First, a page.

Aristotle on the Soul
In our modern era a book titled “Of the Soul” could be nothing but a theological work and, without thinking, I assumed that that’s what I would be reading when I started Aristotle’s De Anima. I quickly realized, though, that this work is primarily concerned with biology. Unlike Plato’s Phaedo, for example, which is also largely concerned with the soul, there is no consideration of how an individual’s moral conduct (or lack thereof) affects there soul, or how the soul’s condition relates to virtue. There are only passing references to the afterlife: Aristotle argues that a particular soul is shaped or fitted to a particular creature, and can not be transferred to another, thus refuting the Pythagorean notion of transmigration. He doubts whether a soul could can survive outside the body at all. One gets the impression, however, that both points are secondary to his main inquiry.
To Aristotle, the “soul” is nothing more or less than the essence which makes a creature alive. In a characteristically teleological Aristotelian formulation the soul is the “final cause” of the body or, conversely, the purpose of the body is to be an “organ of the soul”.
The book begins with a lengthy literature review in which Aristotle mentions previous work on the soul by Plato and many other philosophers, mostly dismissing their theories on the basis of logical errors or because they are so abstract as to be ridiculous (e.g. those theories that attempt to prove that the soul is number or geometrical figure). The remaining two thirds of the book contains a detailed examination of each of the four attributes that Aristotle identifies as belonging to different orders of besouled creatures. The first, with belongs to all life forms, is nutrition and reproduction. That is, it has a way of taking in food and using that food to continue its existence through offspring. The second, which belongs only to animals, is sensation. The third, which belongs only to higher animals, is local movement. Aristotle also hypothesizes that appetite is a necessary condition for local movement and imagination for appetite, so all three attributes will necessarily be found together. Finally, humans alone, of all besouled creatures known to Aristotle, have the attribute of reason.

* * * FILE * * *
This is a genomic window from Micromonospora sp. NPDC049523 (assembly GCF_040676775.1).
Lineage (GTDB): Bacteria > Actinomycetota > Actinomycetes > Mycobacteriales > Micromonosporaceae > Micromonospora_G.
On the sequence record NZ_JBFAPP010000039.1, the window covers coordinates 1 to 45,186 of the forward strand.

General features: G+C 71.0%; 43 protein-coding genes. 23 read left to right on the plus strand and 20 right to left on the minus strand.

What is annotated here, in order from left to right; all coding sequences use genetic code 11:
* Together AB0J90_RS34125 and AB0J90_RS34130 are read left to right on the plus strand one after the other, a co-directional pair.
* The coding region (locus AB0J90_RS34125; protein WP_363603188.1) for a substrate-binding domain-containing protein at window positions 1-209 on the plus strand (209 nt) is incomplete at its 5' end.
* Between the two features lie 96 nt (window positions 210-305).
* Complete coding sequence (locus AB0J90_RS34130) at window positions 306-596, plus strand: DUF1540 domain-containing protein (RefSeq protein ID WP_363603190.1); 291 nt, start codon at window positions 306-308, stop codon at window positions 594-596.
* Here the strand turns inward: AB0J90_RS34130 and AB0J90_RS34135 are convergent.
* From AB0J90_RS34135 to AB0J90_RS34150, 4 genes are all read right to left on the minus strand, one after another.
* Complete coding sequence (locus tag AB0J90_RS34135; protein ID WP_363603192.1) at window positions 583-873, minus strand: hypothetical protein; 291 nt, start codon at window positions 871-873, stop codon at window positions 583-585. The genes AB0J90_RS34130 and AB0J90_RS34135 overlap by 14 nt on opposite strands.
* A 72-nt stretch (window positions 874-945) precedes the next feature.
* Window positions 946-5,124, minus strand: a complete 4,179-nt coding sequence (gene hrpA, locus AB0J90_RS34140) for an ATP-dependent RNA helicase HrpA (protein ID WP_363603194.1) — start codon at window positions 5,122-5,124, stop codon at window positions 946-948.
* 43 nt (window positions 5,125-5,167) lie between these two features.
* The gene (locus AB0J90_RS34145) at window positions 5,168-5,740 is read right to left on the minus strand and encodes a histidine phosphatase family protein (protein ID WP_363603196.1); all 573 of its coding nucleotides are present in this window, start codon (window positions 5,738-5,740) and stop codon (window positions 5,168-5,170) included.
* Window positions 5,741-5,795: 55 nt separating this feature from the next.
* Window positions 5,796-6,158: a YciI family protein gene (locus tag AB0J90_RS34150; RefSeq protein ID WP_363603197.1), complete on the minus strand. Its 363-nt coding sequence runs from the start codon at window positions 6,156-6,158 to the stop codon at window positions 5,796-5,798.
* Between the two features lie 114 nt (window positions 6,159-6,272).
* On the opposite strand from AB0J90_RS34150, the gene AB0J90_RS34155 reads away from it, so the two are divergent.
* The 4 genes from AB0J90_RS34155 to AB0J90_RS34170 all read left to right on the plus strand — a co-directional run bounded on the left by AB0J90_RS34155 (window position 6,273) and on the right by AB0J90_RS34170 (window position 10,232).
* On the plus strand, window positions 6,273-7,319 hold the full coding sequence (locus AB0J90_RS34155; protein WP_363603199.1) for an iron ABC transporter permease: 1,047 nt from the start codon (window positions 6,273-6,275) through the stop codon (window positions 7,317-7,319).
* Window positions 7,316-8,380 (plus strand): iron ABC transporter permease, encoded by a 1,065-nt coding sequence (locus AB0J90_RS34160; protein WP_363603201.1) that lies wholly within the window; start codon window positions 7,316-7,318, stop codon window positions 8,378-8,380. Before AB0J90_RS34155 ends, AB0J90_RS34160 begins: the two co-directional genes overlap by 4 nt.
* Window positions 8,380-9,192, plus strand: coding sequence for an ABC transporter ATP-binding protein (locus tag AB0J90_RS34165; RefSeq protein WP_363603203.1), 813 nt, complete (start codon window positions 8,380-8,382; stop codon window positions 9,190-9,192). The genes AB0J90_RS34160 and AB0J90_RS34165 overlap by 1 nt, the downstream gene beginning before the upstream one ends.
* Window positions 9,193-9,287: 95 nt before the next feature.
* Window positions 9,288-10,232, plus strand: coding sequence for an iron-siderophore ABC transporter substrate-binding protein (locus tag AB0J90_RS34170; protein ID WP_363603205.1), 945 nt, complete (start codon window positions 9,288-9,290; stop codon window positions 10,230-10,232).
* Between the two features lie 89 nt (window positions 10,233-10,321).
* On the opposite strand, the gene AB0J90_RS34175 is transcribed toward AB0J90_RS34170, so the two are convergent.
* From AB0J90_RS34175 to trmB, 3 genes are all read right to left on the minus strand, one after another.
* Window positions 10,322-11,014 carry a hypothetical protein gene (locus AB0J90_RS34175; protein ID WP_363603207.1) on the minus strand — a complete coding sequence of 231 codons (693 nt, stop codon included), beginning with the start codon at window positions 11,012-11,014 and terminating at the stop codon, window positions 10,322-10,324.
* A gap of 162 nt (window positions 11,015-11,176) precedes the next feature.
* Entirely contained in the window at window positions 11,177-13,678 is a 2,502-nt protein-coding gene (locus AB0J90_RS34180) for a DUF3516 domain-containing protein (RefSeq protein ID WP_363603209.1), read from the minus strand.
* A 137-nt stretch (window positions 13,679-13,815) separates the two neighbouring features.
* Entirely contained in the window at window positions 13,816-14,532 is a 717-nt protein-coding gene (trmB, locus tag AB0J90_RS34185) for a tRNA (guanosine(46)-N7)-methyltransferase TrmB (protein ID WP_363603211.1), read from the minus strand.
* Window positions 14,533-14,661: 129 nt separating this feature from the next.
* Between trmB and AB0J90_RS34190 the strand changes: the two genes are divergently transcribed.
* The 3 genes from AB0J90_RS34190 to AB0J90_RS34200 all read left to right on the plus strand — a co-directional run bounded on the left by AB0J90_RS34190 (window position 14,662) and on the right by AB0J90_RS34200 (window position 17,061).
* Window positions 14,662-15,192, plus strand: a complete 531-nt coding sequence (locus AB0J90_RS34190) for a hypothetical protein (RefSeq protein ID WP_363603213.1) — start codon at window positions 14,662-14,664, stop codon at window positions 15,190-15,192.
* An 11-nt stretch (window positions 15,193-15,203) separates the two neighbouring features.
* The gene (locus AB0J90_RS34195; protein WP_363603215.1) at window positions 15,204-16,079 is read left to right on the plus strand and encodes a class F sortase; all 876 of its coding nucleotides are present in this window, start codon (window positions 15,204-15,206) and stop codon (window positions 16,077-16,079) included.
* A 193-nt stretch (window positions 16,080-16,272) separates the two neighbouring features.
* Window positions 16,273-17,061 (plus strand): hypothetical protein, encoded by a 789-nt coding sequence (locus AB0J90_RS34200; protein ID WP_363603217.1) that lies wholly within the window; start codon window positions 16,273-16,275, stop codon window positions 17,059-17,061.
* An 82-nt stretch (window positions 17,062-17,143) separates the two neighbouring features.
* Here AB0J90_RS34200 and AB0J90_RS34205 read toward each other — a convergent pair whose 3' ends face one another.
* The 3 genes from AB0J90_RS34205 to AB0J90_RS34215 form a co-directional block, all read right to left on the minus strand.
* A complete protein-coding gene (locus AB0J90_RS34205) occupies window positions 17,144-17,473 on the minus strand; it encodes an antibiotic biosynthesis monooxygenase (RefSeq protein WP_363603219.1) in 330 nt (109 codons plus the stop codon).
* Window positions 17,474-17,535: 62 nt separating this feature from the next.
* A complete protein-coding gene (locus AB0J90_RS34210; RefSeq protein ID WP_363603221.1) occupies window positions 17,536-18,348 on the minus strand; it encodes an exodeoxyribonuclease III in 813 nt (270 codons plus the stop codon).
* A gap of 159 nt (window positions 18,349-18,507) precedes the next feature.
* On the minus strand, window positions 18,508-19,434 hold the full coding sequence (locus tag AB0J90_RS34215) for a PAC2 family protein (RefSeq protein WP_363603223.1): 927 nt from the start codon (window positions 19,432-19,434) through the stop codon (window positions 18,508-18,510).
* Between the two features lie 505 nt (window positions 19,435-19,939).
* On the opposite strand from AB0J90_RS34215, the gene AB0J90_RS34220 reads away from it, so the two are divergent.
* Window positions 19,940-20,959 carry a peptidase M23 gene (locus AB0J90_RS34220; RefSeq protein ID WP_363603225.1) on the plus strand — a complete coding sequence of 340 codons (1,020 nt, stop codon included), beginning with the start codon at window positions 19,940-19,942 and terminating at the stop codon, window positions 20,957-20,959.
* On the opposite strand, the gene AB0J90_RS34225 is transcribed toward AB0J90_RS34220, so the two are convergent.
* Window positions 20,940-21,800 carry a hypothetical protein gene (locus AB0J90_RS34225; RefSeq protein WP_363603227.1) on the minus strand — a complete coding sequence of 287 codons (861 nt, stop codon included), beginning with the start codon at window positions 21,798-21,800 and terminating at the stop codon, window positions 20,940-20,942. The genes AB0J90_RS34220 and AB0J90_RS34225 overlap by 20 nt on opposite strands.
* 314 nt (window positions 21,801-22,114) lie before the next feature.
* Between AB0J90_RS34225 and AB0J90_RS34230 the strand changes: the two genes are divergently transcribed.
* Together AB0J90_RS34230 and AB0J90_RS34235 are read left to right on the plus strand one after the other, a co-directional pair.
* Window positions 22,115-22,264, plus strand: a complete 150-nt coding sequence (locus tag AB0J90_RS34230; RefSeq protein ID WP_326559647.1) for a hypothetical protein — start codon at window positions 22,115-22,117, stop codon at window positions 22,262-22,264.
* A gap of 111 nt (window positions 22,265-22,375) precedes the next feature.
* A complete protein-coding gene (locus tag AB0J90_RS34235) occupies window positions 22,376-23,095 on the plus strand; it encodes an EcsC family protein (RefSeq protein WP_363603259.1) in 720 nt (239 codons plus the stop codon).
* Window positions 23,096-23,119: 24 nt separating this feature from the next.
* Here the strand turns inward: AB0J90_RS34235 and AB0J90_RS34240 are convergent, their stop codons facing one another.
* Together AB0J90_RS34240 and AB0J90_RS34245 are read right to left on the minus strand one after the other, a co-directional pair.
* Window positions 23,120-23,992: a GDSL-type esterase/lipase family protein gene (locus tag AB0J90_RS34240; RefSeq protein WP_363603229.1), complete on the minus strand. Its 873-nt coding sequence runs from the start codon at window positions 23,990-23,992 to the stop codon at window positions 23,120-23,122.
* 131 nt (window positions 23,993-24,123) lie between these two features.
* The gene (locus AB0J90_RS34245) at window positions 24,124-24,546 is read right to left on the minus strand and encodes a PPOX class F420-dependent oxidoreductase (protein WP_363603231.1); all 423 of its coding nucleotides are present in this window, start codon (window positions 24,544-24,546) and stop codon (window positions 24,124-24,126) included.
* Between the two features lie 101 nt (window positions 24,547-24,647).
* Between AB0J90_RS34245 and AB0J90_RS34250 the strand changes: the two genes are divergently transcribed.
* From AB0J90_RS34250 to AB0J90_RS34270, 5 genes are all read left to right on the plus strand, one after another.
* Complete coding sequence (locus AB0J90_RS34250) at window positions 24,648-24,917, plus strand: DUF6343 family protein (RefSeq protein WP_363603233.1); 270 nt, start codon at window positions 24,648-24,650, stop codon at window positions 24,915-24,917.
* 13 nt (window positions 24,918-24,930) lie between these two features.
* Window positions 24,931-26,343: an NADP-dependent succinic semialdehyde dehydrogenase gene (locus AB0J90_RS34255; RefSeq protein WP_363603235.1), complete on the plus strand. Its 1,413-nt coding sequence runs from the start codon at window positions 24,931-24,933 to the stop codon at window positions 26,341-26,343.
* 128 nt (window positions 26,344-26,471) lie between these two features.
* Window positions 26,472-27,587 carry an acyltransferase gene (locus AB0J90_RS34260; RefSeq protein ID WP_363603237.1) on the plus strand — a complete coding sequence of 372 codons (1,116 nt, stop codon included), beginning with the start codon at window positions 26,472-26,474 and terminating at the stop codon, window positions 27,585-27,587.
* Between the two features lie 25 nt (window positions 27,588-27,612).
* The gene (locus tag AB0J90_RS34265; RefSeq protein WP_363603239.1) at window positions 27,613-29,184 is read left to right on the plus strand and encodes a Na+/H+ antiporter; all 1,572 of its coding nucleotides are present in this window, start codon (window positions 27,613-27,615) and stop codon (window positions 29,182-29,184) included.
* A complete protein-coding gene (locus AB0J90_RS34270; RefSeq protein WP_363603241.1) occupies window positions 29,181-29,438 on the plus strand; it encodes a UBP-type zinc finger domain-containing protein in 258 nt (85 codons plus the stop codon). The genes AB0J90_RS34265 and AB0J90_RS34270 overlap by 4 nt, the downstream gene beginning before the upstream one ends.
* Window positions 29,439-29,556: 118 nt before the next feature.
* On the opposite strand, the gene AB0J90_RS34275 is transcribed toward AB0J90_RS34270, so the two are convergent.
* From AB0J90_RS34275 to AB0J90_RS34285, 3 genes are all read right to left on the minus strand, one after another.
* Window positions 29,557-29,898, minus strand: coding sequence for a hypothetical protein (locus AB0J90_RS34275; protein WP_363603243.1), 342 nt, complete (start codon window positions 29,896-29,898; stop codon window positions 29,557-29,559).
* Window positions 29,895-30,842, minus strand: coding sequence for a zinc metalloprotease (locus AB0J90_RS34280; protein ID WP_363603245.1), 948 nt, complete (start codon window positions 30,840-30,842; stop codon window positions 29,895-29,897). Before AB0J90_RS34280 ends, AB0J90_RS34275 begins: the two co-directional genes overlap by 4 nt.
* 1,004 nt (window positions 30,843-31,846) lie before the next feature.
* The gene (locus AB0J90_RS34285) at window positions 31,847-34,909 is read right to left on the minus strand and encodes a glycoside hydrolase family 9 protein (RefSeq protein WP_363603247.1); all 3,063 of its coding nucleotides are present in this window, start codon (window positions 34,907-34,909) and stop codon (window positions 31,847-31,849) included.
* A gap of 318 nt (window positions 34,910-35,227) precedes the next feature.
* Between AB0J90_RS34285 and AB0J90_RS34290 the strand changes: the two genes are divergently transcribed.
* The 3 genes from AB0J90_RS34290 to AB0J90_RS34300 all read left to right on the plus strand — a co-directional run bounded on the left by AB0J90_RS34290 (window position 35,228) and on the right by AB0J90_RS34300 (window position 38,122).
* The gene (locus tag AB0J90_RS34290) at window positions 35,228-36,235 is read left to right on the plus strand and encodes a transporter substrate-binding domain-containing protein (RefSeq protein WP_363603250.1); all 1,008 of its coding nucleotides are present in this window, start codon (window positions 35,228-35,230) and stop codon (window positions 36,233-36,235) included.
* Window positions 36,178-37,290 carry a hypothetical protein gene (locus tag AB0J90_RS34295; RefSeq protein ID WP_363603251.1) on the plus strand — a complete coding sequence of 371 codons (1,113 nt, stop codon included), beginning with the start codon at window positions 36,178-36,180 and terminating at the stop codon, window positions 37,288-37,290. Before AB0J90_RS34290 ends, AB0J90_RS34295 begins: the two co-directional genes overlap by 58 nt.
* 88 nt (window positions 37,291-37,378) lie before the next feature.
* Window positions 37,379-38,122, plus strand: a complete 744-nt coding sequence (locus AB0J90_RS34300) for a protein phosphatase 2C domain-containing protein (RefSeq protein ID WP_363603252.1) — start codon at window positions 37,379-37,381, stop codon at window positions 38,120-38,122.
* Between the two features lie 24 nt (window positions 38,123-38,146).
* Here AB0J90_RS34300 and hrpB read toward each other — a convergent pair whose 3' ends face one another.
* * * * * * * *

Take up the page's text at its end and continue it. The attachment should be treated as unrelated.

As is typically the case with Aristotle’s scientific works, De Anima is well organized and the conclusions are logical based on the facts he had to work with. Numerous details are completely wrong because of his reliance on the “four elements” model of physical science and lack of all but the most basic scientific instruments. Nonetheless, at least from a biological point of view, his general definition of the soul and the attributes of organisms with souls still seem perfectly plausible.